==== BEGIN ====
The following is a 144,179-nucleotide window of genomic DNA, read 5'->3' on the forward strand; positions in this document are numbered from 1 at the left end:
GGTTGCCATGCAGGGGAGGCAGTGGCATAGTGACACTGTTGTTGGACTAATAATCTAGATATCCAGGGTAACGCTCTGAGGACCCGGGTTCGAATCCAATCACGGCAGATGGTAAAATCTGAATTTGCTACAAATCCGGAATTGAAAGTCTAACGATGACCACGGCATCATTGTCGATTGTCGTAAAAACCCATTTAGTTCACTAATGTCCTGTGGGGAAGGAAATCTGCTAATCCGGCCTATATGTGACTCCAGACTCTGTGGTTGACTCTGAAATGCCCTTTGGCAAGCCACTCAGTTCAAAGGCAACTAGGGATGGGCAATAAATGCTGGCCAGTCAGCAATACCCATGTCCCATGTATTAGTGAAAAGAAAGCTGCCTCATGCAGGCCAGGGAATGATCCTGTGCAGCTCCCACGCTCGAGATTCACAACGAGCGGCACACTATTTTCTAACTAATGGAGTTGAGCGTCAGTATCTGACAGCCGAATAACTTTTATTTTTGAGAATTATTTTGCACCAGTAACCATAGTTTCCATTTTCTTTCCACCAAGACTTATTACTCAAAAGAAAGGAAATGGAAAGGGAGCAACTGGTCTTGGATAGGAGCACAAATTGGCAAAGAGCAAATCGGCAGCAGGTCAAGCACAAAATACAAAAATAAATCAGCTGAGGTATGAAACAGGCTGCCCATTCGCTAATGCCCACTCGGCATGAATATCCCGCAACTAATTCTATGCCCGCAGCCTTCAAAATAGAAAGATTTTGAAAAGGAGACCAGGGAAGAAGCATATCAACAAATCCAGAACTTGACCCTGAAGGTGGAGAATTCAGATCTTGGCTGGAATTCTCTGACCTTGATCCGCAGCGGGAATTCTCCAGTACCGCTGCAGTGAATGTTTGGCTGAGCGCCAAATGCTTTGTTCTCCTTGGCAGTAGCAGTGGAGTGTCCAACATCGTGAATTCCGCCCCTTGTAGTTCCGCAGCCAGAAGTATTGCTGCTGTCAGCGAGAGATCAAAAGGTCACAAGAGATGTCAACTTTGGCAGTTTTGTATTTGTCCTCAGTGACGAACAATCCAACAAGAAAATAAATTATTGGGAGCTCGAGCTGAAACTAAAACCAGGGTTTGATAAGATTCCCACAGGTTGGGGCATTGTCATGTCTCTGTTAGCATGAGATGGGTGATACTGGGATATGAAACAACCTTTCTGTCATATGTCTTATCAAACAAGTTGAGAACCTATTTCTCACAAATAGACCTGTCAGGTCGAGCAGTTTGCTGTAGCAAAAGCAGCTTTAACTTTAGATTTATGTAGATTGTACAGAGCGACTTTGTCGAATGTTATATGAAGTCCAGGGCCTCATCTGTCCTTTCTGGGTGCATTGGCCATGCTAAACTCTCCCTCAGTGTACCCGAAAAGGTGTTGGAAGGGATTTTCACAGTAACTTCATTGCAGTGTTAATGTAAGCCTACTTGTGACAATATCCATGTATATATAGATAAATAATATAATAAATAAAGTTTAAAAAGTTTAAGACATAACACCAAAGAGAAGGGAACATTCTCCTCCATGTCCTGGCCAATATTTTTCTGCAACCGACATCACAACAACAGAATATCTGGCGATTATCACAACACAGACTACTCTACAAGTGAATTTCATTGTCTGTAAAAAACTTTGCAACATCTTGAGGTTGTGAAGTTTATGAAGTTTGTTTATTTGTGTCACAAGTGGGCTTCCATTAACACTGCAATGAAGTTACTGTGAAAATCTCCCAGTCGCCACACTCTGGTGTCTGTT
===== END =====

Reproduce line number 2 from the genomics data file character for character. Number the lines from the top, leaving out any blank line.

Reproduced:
GGTTGCCATGCAGGGGAGGCAGTGGCATAGTGACACTGTTGTTGGACTAATAATCTAGATATCCAGGGTAACGCTCTGAGGACCCGGGTTCGAATCCAATCACGGCAGATGGTAAAATCTGAATTTGCTACAAATCCGGAATTGAAAGTCTAACGATGACCACGGCATCATTGTCGATTGTCGTAAAAACCCATTTAGTTCACTAATGTCCTGTGGGGAAGGAAATCTGCTAATCCGGCCTATATGTGACTCCAGACTCTGTGGTTGACTCTGAAATGCCCTTTGGCAAGCCACTCAGTTCAAAGGCAACTAGGGATGGGCAATAAATGCTGGCCAGTCAGCAATACCCATGTCCCATGTATTAGTGAAAAGAAAGCTGCCTCATGCAGGCCAGGGAATGATCCTGTGCAGCTCCCACGCTCGAGATTCACAACGAGCGGCACACTATTTTCTAACTAATGGAGTTGAGCGTCAGTATCTGACAGCCGAATAACTTTTATTTTTGAGAATTATTTTGCACCAGTAACCATAGTTTCCATTTTCTTTCCACCAAGACTTATTACTCAAAAGAAAGGAAATGGAAAGGGAGCAACTGGTCTTGGATAGGAGCACAAATTGGCAAAGAGCAAATCGGCAGCAGGTCAAGCACAAAATACAAAAATAAATCAGCTGAGGTATGAAACAGGCTGCCCATTCGCTAATGCCCACTCGGCATGAATATCCCGCAACTAATTCTATGCCCGCAGCCTTCAAAATAGAAAGATTTTGAAAAGGAGACCAGGGAAGAAGCATATCAACAAATCCAGAACTTGACCCTGAAGGTGGAGAATTCAGATCTTGGCTGGAATTCTCTGACCTTGATCCGCAGCGGGAATTCTCCAGTACCGCTGCAGTGAATGTTTGGCTGAGCGCCAAATGCTTTGTTCTCCTTGGCAGTAGCAGTGGAGTGTCCAACATCGTGAATTCCGCCCCTTGTAGTTCCGCAGCCAGAAGTATTGCTGCTGTCAGCGAGAGATCAAAAGGTCACAAGAGATGTCAACTTTGGCAGTTTTGTATTTGTCCTCAGTGACGAACAATCCAACAAGAAAATAAATTATTGGGAGCTCGAGCTGAAACTAAAACCAGGGTTTGATAAGATTCCCACAGGTTGGGGCATTGTCATGTCTCTGTTAGCATGAGATGGGTGATACTGGGATATGAAACAACCTTTCTGTCATATGTCTTATCAAACAAGTTGAGAACCTATTTCTCACAAATAGACCTGTCAGGTCGAGCAGTTTGCTGTAGCAAAAGCAGCTTTAACTTTAGATTTATGTAGATTGTACAGAGCGACTTTGTCGAATGTTATATGAAGTCCAGGGCCTCATCTGTCCTTTCTGGGTGCATTGGCCATGCTAAACTCTCCCTCAGTGTACCCGAAAAGGTGTTGGAAGGGATTTTCACAGTAACTTCATTGCAGTGTTAATGTAAGCCTACTTGTGACAATATCCATGTATATATAGATAAATAATATAATAAATAAAGTTTAAAAAGTTTAAGACATAACACCAAAGAGAAGGGAACATTCTCCTCCATGTCCTGGCCAATATTTTTCTGCAACCGACATCACAACAACAGAATATCTGGCGATTATCACAACACAGACTACTCTACAAGTGAATTTCATTGTCTGTAAAAAACTTTGCAACATCTTGAGGTTGTGAAGTTTATGAAGTTTGTTTATTTGTGTCACAAGTGGGCTTCCATTAACACTGCAATGAAGTTACTGTGAAAATCTCCCAGTCGCCACACTCTGGTGTCTGTT